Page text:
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Compelling Scenarios Part 3

In the art world, it’s the narratives that define the assets. The cleaner and more enticing they are, the better for artist, gallerist, and curator alike. Because the client base is no longer full of connoisseurs, and their intentions for artwork are no longer restricted to unraveling transcendent mysteries. Knowledge isn’t power in this realm – it’s money. The quicker the suppliers can provide the former, the quicker the consumers will provide the latter, and the larger the market can grow. Narratives Make the Art World Go ‘Round, Schneider, The Gray Market, January 30, 2014.

Clem was sure that the artist had to turn away from the “subject matter of common experience.” But in practice this never happened. Instead as art became more “abstract” the need for explanation became more imperative. Why is this particular work of interest? Why is it important? What is being said? None of these questions can be readily answered through process abstraction itself. It turns out that Modernist Art driven by subjectivity absolutely needs context. And so we turn our attention to the artist. If we know more about the artist, about how they live, what they think, how they produce, then maybe meaning, narrative, can be overlaid upon the work, make it accessible, make it valuable. The truth is Modernist Art, all of Modernist Art, more than any other kind of art, depends upon this kind of advertising. And it starts with Jackson.

 

Hans Namuth, Jackson Pollock painting, 1950.

“I’m not a phony! You’re a phony!”

There he was, lean and sinewy, cigarette hung on the lower lip, clad in black jeans and tee, worn work boots soaked in paint. He looked the part of an American Genius. The war was over, America was now the Super Power. Aside from our military and economy, what did we have to offer, culturally, besides Hollywood? Enter the Rebel hard at work. Pollock was an icon of cool making hot paintings for cold collectors who were on the make for the next big thing. Jackson’s legend began to grow. There he was fist fighting at the Cedars (and not very successfully) or relieving himself in Peggy’s fireplace (very successfully.) There he was in Life Magazine hailed as the next big thing? His paintings photographed by Cecil Beaton wound up in Vogue, backdrops for upscale fashionistas. This narrative was entrancing, the paintings lovely. True or false it didn’t matter. Over the years we’ve embellished these stories, made a movie about them, turned Jackson’s abstractions into cultural touchstones. The common experience makes the process relevant.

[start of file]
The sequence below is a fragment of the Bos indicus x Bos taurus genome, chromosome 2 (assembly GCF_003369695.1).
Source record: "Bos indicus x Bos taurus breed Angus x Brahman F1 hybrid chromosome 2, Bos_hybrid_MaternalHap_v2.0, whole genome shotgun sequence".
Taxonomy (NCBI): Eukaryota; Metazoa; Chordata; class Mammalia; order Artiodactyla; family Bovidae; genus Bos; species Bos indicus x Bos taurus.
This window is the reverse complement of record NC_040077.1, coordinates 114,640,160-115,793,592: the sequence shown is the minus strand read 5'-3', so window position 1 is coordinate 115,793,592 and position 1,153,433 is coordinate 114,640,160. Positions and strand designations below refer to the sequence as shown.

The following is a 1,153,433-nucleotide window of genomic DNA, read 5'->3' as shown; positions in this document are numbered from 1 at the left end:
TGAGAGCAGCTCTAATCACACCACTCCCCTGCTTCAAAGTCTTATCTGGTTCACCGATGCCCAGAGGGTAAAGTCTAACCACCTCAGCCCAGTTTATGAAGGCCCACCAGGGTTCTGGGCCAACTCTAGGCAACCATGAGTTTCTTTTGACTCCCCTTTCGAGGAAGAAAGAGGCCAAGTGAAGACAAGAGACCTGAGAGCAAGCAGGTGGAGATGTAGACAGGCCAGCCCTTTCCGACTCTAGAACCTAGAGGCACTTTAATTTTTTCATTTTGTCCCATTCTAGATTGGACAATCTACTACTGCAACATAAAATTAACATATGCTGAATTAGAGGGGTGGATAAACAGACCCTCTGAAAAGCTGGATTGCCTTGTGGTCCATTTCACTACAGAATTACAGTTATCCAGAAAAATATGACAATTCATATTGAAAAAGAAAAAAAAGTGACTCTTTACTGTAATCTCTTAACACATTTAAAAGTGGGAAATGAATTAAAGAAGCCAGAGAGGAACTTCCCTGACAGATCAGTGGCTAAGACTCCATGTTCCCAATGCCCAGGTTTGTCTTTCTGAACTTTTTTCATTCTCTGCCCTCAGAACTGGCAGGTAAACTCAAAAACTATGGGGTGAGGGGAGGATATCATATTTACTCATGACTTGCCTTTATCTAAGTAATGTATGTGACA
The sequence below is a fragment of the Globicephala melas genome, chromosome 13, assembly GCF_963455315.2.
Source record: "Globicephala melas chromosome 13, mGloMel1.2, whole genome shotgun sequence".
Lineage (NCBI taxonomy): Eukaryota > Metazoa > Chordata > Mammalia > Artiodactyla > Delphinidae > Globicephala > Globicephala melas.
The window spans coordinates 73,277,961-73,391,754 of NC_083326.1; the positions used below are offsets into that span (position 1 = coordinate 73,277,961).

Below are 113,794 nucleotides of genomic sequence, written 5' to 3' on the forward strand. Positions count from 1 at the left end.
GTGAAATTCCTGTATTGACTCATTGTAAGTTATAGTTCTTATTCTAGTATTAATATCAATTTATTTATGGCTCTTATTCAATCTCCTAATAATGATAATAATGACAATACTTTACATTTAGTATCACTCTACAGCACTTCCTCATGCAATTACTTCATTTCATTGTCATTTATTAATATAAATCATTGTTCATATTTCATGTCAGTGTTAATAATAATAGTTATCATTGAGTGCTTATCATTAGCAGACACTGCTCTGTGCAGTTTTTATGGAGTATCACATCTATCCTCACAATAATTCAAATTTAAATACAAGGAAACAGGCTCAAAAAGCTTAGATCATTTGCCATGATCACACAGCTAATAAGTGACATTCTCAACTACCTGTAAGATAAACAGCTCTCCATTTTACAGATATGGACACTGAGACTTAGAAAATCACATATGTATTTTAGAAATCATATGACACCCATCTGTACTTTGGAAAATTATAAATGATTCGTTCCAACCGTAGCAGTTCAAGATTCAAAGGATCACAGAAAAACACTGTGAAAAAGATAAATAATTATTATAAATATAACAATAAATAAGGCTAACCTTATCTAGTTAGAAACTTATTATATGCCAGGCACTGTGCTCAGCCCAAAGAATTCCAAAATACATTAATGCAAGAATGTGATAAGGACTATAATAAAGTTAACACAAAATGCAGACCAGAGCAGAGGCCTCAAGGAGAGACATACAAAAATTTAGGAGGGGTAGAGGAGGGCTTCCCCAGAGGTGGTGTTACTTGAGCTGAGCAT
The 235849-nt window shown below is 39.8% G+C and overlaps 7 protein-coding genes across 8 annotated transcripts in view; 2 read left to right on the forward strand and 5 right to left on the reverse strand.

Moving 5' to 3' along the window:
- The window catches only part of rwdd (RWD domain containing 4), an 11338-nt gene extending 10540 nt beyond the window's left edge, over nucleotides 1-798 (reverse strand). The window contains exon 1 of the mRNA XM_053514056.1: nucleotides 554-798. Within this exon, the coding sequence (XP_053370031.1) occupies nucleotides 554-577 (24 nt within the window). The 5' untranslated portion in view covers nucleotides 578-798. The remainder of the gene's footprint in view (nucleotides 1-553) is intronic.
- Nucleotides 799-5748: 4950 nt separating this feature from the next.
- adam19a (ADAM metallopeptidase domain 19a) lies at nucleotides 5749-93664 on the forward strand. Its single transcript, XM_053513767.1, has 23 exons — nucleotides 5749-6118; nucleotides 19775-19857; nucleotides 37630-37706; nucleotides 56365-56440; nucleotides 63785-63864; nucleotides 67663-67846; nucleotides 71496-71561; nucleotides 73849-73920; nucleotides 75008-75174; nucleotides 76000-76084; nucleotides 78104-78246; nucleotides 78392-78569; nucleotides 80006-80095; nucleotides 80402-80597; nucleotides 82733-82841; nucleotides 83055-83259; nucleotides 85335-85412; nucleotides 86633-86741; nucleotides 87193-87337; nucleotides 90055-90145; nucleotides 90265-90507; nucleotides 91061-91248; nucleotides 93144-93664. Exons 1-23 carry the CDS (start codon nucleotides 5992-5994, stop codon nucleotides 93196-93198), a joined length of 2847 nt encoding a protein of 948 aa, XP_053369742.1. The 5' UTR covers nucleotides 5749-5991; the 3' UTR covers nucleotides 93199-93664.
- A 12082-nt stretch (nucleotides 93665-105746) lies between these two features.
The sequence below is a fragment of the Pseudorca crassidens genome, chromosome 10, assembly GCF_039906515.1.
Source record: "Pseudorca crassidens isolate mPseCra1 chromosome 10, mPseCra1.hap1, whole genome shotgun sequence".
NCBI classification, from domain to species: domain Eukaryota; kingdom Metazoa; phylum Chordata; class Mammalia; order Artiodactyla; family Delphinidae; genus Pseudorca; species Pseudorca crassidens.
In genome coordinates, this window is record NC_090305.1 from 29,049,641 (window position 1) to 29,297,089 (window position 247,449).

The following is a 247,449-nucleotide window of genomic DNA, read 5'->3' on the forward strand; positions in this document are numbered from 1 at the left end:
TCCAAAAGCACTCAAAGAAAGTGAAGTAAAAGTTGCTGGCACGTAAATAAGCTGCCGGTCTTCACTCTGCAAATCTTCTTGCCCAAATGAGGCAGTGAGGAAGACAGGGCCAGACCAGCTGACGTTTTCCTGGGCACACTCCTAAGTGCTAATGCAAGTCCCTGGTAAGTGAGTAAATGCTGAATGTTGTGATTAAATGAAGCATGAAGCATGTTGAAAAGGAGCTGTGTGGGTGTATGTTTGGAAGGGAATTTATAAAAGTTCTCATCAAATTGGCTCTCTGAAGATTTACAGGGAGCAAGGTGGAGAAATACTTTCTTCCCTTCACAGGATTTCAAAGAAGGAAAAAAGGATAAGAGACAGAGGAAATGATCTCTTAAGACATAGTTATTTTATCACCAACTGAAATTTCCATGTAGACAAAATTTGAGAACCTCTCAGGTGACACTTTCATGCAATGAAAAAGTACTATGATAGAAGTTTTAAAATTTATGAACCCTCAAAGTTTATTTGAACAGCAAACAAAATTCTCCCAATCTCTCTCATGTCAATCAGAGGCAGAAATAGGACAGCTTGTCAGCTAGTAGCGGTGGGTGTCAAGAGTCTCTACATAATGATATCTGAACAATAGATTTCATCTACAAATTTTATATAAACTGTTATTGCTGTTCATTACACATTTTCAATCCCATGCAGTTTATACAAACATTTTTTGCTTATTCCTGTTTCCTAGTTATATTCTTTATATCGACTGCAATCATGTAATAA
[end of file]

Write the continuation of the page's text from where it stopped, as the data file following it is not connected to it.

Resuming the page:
It was Namuth’s images more than Pollock’s paintings that grabbed the public’s imagination, Ms. Rose wrote in ”Pollock Painting.” A rhetoric developed around them, a language of trances and rituals, boxing and dancing, rhythm and randomness. Even the critics based their theories on the photos. Harold Rosenberg’s famous 1952 essay in Art News, ”The American Action Painters,” was not about painting at all, Ms. Rose suggests. Rosenberg ”was describing Namuth’s photographs of Pollock.” Critics Notebook; The Photos That Changed Pollock’s Life, NYT, Sarah Boxer December 15, 1998.

 

Hollis Frampton, Frank Stella Painting, 1958-1962.

You see what you see…

Since Pollock we’ve seen these kinds of narratives develop around all manner of painting and all manner of artists. One after another stories have been applied over the processes of the studio and aimed directly at the market. They are advertising, marketing, packaging. Frank Stella’s career is instructive in this. From the very beginning he was involved in documenting his rising career, creating a narrative for the punters. Here is a fortunate photo of one of Frank’s famous Black Paintings, Getty Tomb, in process. We are witnesses to the creation of one of the very first and now very famous Minimalist Abstractions. At the time of this photo Frank was just 23 years old, ambitious and already savvy about the Modernist market. Look at the simplicity of this narrative framed by Hollis Frampton. Frank makes an abstraction by instruction, like a paint by numbers schematic. There’s nothing special about this process, not really. It’s just enamel paint, hardware store materials, a pattern and some elbow grease. The photo implies that he’s manufacturing an abstract just as Ford builds cars or Clorox makes bleach. The image is intended to make the abstraction legible, to give it context and precedent.